Anaheim Speeds up Angel Stadium Sale Process, Raising Payment Questions

SPENCER CUSTODIO, Voice of OC

Fans gather at Angel Stadium on Aug. 14, 2019 to watch the game against the Pittsburgh Pirates.

Pressed by a pandemic budget crunch, Anaheim city council members have significantly sped up the process for selling Angel Stadium and 153-acres around it to team owner Arte Moreno with the hopes of netting a quick $25 million from the transaction to help bolster the general fund. 

Yet there are questions about how fast the money could reach city hall. 

The development group, SRB Management, headed up by various investors including Angels owner Arte Moreno, is slated to submit a master plan for developing the land by May 31, speeding up the stadium sale process by years. 

The 6-1 city council majority that approved the new terms on Tuesday night said the accelerated process will give the city much needed cash during the novel coronavirus pandemic, which is devastating Anaheim’s tax revenues. 

However, the money may be locked in an escrow account until the deal closes. 

Despite warnings from the city attorney that the funds could be locked in a escrow account for an extended period of time, Mayor Harry Sidhu said on Tuesday he’s confident he can get them released earlier. 

“The Angels and SRB Management are moving up by as much as three years,” Mayor Harry Sidhu said at Tuesday’s City Council meeting. “The city will receive an extra $10 million this year. This is money I have no doubt we will need.”

Councilman Steve Faessel also said it speeds up the timeframe and gives the city money faster. 

“As far as I’m concerned, the sooner is better. We’re going to get the site plan a year earlier … the program is being moved up 29 months and we’re going to get another $10 million in September,” Faessel said. 

The starting price tag is $325 million and the final price could be millions lower after the city negotiates community benefits and affordable housing with SRB Management, which was formed just days after negotiations formally began last November. 

“If this is approved tonight, I guess we’re being urged by the Chamber of Commerce … that we’re going to get money sooner. If this is approved tonight, how much will go into the escrow account and by when, based on the vote this evening?” Councilman Jose Moreno, the dissenting vote, asked city staff.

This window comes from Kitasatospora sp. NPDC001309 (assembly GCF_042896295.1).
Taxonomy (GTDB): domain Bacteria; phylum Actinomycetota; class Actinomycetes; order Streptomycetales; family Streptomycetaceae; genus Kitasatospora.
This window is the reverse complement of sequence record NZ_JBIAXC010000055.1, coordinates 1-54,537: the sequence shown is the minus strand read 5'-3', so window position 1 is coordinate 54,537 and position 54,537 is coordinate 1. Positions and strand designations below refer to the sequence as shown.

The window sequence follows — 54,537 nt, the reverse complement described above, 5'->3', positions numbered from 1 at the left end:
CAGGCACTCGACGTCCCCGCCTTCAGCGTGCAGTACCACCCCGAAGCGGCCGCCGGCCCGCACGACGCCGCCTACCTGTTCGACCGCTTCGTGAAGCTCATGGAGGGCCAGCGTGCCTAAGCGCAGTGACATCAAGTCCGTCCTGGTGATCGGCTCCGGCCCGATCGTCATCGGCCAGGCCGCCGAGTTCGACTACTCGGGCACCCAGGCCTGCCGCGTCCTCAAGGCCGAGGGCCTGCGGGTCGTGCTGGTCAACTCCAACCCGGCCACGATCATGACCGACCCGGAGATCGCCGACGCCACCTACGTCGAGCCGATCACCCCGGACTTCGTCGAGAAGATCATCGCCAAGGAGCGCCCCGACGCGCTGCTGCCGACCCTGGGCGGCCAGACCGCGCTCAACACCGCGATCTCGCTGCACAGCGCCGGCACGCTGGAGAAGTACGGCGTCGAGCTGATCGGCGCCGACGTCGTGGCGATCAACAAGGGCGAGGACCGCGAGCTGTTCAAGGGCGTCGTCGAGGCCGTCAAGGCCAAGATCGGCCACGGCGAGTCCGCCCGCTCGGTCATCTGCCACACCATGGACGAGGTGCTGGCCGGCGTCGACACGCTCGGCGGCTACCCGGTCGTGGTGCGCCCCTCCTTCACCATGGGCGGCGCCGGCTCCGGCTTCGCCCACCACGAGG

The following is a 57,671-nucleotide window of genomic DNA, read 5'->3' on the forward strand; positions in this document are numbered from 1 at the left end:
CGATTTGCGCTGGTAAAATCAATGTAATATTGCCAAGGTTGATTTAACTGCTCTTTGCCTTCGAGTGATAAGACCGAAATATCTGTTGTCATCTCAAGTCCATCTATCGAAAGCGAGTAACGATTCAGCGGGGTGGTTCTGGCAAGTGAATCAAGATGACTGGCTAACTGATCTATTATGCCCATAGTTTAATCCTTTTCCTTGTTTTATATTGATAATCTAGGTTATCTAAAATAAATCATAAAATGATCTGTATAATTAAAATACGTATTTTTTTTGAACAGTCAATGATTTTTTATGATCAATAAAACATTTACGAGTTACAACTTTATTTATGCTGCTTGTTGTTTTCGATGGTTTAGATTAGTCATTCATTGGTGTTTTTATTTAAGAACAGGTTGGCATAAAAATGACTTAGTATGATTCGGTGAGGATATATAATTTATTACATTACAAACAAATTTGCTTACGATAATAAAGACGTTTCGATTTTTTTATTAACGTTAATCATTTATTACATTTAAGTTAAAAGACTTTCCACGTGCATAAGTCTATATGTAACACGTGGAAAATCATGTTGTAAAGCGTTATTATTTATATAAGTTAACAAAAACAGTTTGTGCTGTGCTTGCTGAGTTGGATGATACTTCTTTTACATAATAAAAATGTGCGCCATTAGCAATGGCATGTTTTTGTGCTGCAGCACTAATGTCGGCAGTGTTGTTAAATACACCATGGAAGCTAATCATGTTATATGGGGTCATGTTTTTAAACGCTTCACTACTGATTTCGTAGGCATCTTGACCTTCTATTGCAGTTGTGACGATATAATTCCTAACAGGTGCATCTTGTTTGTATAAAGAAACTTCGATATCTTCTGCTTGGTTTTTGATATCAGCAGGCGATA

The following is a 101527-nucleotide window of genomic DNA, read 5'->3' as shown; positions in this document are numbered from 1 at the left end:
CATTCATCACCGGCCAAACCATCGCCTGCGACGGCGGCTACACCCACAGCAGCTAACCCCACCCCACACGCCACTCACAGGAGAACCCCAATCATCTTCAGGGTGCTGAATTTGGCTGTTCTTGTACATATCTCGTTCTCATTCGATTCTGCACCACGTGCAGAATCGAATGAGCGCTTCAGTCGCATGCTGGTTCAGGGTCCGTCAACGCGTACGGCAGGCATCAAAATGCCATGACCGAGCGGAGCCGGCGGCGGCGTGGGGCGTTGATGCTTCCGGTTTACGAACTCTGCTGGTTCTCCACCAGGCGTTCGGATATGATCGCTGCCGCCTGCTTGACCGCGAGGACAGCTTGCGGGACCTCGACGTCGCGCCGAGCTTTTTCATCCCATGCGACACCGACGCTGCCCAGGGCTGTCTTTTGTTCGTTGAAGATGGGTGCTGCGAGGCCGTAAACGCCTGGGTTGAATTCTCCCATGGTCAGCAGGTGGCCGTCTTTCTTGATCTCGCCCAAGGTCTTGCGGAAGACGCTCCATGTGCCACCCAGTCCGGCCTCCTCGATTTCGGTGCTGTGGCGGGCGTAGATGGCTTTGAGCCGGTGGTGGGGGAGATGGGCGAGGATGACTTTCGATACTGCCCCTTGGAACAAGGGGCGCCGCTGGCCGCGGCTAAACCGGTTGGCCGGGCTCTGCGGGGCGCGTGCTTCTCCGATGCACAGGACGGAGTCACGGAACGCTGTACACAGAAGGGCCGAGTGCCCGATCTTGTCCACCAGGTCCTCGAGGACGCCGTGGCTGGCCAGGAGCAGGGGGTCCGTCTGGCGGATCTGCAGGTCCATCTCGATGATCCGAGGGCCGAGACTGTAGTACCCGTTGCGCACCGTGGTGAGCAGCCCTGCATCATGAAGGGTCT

City Attorney Rob Fabela said the money can’t be used right away.

“Under the terms of the agreement, these [payment installments] are put into escrow and they count against the purchase price,” Fabela said. 

“You both commented that we can use the money right now, it sounds like we can’t use the money until the escrow deal closes,” Moreno said to Faessel and Sidhu. 

Sidhu responded and said he could try to get some money released to the city when more land sale items are negotiated. Sidhu is on the city’s stadium negotiating team after getting himself appointed last July

The city expects $25 million deposited into the escrow account by September under the new time frame. 

City staff clarified that the master site plan won’t give exact development specifics, but a general idea of what SRB Management is looking to do with the land, like parking garages built in a specific portion of the land. 

The Anaheim Chamber of Commerce emailed its members Monday encouraging people to email comments to City Councilmembers in support of the timeframe amendments. 

“This agreement provides the city with $10 million in badly needed revenue sooner rather than later. And it quickens the timeline for the development of the stadium site, which will generate hundreds of millions of dollars in economic activity and tax revenue,” reads a template the Chamber encouraged members to email in. 

There were over 500 pages of emails sent in before Tuesday’s City Council meeting — a bulk of those were against a weed shop proposal. But roughly 30 emailed public comments used all, or portions of, the suggested comments from the Chamber. 

The Chamber, which spent nearly $240,000 on Sidhu’s 2018 campaign for mayor, promoted a December “Rally to Keep the Angels in Anaheim” event at a brewery across the road from the stadium. The group also hosted similar events in 2013 and 2014, when it endorsed a proposed lease that would have given the stadium land to the Angels for $1 a year for 66 years. 

Councilwoman Denise Barnes said she wants more transparency surrounding the stadium sale. 

“We still have many bases to cover before we get to home plate,” Barnes said. “We know there’s other components that we have not addressed. So hopefully we will continue to have eyes on all the process.” 

Barnes, along with Moreno, voted against the move to start selling the land in December. 

Councilmembers didn’t formally discuss the land sale until a public hearing at a Dec. 20 special meeting, despite having all last year to negotiate a land sale or lease. 

“We had a very thorough discussion and debate about the terms,” Sidhu said Tuesday. “Tonight is not the night to revisit and again debate all of those items.” 

Negotiations didn’t officially begin until Nov. 15 and SRB Management was created five days later. According to a city document tracking the progress of stadium negotiations, the two negotiating parties met Nov. 15, 22 and 26. 

The stadium sale proposal was first made public Dec. 4 and the Council voted to begin the land sale 16 days later.

Moreno criticized the rushed nature of the deal Tuesday.  

“I feel the deal is an imbalanced one, it was a rushed deal and we don’t know the final economic value to the city,” Moreno said “So again I will not be voting for this item because it’s built on a deal I did not support.” 

Spencer Custodio is a Voice of OC staff reporter. You can reach him at scustodio@voiceofoc.org. Follow him on Twitter @SpencerCustodio.